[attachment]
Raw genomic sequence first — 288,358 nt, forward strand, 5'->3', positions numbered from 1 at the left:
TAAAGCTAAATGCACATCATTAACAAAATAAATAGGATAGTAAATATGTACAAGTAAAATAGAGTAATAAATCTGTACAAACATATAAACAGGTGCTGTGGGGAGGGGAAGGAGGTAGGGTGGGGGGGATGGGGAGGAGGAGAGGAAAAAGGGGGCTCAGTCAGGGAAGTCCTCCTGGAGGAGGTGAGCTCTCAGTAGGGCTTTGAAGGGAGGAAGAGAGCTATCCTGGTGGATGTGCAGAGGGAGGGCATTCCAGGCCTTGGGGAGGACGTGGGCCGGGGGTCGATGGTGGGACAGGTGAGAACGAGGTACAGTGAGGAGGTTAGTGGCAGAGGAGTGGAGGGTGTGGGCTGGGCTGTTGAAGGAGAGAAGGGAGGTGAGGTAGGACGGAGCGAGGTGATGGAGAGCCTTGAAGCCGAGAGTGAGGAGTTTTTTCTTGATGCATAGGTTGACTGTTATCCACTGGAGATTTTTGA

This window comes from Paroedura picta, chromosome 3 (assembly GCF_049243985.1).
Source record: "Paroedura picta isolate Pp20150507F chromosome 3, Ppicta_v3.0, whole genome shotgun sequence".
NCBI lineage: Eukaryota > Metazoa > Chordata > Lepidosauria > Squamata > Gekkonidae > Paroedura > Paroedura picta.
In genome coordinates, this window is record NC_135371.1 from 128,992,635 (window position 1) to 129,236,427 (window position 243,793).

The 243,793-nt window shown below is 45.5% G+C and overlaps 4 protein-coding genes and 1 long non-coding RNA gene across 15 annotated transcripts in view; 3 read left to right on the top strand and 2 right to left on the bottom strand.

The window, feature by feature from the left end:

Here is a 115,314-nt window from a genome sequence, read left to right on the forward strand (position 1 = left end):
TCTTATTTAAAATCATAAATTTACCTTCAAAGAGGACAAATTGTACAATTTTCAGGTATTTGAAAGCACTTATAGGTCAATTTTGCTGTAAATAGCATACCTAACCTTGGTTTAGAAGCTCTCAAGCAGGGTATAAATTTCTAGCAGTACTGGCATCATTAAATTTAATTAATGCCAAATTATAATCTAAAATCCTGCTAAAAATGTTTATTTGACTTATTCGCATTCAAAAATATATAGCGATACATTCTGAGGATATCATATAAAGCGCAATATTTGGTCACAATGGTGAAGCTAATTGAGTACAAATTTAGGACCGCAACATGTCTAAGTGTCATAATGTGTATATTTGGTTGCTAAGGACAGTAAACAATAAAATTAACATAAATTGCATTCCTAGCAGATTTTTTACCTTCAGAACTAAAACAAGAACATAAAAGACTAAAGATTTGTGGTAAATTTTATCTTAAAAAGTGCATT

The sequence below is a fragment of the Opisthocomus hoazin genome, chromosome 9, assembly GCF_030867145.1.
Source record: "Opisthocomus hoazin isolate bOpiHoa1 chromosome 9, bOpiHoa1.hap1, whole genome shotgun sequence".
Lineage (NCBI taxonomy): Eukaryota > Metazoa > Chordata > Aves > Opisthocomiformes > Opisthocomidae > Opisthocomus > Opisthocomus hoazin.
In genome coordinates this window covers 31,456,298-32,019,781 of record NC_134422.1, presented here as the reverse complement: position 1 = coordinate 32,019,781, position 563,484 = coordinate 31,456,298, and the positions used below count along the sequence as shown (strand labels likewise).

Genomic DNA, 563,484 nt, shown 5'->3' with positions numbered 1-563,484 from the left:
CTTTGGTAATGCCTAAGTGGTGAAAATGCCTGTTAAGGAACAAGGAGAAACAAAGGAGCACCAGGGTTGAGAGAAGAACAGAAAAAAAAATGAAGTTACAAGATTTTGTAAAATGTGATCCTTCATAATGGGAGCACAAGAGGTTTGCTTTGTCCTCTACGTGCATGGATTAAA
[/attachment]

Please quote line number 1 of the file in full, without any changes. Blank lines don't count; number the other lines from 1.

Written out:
Raw genomic sequence first — 288,358 nt, forward strand, 5'->3', positions numbered from 1 at the left: